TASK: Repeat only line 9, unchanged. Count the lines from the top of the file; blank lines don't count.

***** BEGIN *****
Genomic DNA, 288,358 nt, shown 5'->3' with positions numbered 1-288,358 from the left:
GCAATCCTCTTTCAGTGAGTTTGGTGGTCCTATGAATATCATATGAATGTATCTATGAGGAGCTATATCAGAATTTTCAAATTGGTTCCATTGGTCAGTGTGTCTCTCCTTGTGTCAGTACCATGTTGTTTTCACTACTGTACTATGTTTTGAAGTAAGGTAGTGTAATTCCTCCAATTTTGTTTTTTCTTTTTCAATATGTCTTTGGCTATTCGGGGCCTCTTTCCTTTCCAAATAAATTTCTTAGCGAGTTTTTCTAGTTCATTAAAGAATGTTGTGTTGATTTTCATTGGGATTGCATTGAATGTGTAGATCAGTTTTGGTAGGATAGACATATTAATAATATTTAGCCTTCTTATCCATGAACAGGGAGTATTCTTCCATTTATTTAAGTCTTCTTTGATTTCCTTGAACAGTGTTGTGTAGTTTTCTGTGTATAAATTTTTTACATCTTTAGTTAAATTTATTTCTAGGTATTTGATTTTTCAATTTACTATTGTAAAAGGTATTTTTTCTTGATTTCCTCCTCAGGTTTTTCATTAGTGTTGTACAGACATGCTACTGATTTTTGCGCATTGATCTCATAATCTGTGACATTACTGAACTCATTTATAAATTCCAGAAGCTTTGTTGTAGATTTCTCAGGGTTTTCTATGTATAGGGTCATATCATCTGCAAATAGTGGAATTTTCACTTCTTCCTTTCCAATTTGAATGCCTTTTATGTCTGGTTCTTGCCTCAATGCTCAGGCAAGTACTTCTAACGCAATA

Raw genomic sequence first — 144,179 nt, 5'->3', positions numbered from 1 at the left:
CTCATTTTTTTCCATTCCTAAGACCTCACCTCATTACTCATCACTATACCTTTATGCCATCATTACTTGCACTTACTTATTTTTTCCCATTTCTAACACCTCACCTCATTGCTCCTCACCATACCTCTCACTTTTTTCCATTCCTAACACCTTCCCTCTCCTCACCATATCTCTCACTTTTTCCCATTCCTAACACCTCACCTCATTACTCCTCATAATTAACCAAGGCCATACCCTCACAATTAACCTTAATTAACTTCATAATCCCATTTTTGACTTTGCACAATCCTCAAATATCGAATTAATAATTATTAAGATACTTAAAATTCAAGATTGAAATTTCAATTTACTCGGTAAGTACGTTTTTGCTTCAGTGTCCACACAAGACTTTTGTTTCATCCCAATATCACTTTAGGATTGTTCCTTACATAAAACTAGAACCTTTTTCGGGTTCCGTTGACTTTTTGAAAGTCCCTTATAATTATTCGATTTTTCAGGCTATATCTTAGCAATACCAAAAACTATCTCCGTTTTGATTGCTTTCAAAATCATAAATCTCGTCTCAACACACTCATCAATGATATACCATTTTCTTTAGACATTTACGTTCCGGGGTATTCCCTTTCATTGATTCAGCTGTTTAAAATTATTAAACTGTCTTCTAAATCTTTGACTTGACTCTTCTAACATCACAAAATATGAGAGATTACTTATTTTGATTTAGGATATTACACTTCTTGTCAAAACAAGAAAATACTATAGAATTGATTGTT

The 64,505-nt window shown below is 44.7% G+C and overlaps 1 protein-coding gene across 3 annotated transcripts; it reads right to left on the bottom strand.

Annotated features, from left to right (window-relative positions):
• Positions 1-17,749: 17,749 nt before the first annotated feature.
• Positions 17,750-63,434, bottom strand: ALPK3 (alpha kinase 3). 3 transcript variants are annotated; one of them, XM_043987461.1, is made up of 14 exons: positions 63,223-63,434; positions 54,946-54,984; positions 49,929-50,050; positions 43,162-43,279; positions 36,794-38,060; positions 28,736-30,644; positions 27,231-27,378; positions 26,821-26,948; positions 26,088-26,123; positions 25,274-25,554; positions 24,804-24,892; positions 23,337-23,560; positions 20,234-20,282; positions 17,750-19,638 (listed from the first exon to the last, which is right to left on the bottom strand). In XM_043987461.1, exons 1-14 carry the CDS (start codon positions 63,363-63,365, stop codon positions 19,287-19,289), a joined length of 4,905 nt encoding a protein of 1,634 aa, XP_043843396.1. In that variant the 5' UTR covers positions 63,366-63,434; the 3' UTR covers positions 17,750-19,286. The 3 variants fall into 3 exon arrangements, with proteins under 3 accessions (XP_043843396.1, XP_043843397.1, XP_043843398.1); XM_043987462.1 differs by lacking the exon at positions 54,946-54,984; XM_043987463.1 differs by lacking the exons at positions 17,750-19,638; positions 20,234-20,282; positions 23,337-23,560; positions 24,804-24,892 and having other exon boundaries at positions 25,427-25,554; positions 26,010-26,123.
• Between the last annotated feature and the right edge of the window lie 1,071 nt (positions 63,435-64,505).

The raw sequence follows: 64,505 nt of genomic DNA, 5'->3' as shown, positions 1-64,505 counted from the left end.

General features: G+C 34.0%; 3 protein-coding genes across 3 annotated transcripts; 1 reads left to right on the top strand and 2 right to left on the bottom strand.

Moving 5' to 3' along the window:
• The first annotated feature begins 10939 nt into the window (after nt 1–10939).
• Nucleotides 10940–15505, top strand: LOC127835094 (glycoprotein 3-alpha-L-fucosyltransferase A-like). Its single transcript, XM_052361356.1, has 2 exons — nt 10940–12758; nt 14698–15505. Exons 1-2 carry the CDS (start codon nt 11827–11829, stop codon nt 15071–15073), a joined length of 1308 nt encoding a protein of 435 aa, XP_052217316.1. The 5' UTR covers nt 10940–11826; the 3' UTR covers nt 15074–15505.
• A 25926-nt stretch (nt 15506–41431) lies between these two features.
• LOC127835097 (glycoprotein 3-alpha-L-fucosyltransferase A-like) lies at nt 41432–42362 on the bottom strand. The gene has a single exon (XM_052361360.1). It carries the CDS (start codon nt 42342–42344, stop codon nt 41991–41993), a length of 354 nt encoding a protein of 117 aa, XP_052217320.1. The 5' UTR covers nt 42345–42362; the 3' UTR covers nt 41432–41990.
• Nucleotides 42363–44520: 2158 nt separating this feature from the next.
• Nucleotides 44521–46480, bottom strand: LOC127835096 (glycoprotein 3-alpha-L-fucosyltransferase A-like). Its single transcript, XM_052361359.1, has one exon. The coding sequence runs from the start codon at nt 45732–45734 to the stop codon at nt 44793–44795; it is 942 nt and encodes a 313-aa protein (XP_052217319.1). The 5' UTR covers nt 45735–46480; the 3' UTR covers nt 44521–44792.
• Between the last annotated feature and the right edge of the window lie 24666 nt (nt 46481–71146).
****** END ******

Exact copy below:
• Between the last annotated feature and the right edge of the window lie 1,071 nt (positions 63,435-64,505).